Science Fair Project Encyclopedia
The Auto Union brand
The trademark of Auto Union was a sign of four rings symbolizing the four member companies (trying to avoid confusion with the 5 Olympic rings), as nowadays used by Audi. The trademarks and company names of the member companies, Horch , Audi, DKW and Wanderer were continued. The four rings logo was used only in racing.
The Auto Union racing team was the main opponent of Mercedes-Benz in 1930s Grand Prix motor racing, using unusual mid-engined cars where the drivers sat in front of the engines. It took 30 years until this concept by famous constructor Ferdinand Porsche became generally adopted in motor racing, as the cars were hard to master. Using supercharged engines that produced well over 500hp, the Silver Arrows of these two teams dominated not only 1930s car racing, but set records that would take decades to beat. For example, it took Formula One Grand Prix until the early 1980s to reach these power levels again.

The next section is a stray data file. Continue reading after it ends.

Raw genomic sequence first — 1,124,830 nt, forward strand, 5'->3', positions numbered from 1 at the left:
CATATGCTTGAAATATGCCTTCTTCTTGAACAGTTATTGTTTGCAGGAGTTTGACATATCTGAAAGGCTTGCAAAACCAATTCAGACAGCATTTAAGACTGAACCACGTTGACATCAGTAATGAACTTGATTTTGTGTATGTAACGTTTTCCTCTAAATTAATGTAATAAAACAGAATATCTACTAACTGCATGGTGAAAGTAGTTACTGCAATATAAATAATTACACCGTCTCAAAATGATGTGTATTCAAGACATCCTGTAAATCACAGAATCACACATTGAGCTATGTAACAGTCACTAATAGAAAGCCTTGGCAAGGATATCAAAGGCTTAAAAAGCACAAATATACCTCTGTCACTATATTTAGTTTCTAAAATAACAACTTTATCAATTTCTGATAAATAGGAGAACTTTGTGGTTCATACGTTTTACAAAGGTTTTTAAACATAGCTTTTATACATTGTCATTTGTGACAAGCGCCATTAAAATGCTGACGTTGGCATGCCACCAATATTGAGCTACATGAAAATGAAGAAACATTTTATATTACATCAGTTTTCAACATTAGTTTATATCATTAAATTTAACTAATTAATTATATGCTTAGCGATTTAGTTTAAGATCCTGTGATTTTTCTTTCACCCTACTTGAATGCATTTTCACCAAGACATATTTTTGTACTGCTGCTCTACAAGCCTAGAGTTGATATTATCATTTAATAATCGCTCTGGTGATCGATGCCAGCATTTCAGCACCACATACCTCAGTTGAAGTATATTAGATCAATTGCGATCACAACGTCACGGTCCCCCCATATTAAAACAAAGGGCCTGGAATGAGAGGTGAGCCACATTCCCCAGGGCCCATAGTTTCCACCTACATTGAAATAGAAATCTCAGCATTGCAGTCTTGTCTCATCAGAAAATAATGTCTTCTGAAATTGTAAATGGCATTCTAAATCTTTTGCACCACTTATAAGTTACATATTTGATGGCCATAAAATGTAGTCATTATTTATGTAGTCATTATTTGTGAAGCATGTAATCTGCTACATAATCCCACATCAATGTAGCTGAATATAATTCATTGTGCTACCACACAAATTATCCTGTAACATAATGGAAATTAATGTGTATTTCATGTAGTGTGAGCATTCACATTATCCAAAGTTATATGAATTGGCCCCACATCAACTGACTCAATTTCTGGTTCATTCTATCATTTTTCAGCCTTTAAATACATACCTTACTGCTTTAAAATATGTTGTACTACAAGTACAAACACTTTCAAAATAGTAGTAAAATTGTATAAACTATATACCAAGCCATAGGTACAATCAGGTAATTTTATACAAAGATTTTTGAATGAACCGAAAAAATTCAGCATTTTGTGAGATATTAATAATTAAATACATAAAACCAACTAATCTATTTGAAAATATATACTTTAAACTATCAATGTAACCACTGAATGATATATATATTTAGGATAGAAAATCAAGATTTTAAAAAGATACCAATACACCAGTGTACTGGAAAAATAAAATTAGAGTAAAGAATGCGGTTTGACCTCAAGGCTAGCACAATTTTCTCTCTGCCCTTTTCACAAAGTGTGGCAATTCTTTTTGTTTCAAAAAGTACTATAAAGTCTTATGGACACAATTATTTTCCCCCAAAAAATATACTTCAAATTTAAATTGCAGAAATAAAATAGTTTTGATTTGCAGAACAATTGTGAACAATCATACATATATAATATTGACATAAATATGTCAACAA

After the World War II
As Auto Union was based in Zwickau, which became East Germany, almost all of the original race cars were lost during or after the war. Audi has rebuilt some cars recently based upon remaining parts, plans and knowledge.
Audi then Auto Union's rival Daimler-Benz became owners for a period of time. Volkswagen purchased Auto Union and when they took control in 1964, the A-U name was dropped and only the Audi brand was used to denote cars manufactured by the Ingolstadt based company, although the official name was still "Audi NSU Auto-Union AG", which was simply shortened to "Audi AG" in 1985.
The four rings logo of the former Auto Union is still a trademark and continuously used by Audi.
- Grand Prix History, Die Silberpfeile
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